Objective: To determine the associations between the frequency of unprotected vaginal sex (UVS) and female adolescents' perceptions, particularly their perceptions of relationship dynamics.
Design: Cross-sectional study of 522 African American female adolescents enrolled in a sexually transmitted disease (STD) and human immunodeficiency virus prevention intervention trial.
Setting and participants: A volunteer sample of adolescents recruited from neighborhoods characterized by high rates of unemployment, substance abuse, violence, and STDs; 28% tested positive for STDs as assessed by DNA amplification or culture.
Main outcome measure: Frequency of UVS assessed by interview using a 6-month recall period.
Results: Among adolescents having steady relationships, those spending more time with their boyfriends and having longer relationships reported a significantly greater frequency of UVS. Other significant correlates included perception of more girlfriends using condoms, no history of STDs, stronger normative beliefs favoring male decision making in relationships, greater pregnancy worry, and greater perceived invulnerability to STDs. For adolescents reporting casual relationships, personal barriers to condom use, no history of STDs, and reporting that their boyfriends typically decide when to have sex were associated with more frequent UVS.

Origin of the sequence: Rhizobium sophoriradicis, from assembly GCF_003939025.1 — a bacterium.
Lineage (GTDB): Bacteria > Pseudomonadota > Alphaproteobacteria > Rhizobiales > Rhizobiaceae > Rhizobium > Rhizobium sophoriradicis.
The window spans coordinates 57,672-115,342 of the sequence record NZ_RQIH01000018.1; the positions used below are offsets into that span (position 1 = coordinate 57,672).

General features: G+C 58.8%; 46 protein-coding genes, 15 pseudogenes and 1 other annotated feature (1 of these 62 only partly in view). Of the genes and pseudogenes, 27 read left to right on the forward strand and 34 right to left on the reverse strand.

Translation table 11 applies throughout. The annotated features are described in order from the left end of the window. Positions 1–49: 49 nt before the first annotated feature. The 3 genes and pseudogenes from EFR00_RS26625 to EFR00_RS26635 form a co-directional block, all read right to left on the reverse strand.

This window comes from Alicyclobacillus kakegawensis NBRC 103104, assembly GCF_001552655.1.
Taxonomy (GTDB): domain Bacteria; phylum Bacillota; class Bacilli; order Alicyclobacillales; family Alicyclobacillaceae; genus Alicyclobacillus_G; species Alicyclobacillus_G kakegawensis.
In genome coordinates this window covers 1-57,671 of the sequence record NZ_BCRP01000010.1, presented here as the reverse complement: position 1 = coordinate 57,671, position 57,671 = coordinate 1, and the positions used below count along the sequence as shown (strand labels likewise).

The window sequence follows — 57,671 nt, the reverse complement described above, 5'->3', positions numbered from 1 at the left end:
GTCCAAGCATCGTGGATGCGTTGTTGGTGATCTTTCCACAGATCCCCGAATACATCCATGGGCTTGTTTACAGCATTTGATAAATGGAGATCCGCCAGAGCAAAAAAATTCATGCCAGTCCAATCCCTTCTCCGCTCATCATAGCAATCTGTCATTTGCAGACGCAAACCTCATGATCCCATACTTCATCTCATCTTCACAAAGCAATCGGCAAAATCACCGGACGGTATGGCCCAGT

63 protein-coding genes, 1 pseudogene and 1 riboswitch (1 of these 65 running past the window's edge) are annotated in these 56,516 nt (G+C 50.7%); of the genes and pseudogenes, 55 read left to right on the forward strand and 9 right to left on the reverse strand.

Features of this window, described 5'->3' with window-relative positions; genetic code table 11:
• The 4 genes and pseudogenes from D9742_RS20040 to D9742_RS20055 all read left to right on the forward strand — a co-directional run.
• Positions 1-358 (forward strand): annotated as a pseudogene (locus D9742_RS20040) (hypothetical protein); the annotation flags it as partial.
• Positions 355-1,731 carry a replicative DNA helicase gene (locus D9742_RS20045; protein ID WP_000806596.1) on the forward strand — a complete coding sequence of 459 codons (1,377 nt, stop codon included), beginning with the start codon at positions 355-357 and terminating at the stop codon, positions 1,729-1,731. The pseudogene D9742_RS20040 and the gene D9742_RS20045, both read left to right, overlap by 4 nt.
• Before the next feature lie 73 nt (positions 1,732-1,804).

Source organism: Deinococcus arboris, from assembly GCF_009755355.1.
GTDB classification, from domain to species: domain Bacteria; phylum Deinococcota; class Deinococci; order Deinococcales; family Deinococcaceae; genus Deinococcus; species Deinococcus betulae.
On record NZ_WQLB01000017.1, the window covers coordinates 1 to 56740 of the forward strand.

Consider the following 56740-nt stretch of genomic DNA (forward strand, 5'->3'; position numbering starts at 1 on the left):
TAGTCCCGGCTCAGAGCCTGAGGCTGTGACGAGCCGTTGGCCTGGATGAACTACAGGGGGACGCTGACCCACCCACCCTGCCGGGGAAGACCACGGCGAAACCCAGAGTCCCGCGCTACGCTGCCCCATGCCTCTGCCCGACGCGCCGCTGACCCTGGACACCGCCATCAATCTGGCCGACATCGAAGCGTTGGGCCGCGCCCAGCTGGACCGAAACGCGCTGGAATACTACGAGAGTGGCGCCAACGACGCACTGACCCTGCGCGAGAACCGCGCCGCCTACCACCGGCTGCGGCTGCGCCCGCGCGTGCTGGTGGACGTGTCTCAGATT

Conclusions: Adolescents' perceptions, particularly their perceptions of relationship dynamics, played an integral role in explaining female adolescents' frequency of UVS with both steady and casual partners. Female adolescents in steady relationships differ from those in casual relationships relative to their prevention needs. These findings have implications for clinic- or community-based STD and human immunodeficiency virus prevention programs.